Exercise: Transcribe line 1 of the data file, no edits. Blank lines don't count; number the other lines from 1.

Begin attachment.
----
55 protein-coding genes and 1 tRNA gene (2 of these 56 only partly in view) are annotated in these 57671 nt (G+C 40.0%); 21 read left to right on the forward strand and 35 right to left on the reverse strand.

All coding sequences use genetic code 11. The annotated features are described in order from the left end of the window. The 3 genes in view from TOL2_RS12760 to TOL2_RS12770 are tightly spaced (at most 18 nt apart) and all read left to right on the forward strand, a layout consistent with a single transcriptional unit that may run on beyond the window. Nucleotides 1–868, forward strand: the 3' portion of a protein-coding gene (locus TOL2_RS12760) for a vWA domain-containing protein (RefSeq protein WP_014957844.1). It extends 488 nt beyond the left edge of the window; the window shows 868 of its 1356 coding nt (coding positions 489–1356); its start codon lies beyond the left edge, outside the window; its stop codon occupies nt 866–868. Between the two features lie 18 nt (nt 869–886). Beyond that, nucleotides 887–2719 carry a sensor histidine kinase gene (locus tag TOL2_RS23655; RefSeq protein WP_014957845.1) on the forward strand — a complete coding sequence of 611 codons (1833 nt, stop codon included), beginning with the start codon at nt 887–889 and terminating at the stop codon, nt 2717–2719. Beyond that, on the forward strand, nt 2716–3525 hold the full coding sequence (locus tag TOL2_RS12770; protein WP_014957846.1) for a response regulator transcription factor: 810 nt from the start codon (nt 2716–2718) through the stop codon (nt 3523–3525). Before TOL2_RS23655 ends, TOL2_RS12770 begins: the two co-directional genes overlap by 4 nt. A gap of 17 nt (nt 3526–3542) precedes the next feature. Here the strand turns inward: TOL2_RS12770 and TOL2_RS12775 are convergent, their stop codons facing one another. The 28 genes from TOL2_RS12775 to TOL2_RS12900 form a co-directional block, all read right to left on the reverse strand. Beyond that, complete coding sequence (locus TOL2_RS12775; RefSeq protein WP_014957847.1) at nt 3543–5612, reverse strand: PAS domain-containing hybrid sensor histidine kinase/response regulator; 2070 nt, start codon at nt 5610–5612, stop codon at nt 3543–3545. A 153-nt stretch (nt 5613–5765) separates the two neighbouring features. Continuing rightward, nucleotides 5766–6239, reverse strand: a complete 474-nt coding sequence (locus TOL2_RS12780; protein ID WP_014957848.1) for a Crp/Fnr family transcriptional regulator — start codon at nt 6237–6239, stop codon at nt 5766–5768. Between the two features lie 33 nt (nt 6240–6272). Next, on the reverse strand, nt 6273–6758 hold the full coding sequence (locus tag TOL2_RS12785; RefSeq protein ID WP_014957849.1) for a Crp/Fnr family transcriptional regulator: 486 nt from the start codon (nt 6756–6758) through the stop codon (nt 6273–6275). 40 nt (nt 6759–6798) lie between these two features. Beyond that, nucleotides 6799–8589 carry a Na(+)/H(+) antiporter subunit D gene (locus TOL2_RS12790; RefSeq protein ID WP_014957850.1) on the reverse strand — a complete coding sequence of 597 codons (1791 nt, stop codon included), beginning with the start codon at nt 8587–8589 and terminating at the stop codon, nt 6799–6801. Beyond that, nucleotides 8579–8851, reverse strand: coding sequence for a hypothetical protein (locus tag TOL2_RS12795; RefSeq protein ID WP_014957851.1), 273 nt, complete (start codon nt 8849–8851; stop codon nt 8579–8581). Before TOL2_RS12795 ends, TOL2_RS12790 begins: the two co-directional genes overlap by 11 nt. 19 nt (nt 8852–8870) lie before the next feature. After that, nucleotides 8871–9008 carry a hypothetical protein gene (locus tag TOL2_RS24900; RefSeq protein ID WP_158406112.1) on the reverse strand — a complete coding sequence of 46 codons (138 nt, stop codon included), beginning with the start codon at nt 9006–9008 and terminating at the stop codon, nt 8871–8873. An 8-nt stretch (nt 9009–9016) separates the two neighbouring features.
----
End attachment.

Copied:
55 protein-coding genes and 1 tRNA gene (2 of these 56 only partly in view) are annotated in these 57671 nt (G+C 40.0%); 21 read left to right on the forward strand and 35 right to left on the reverse strand.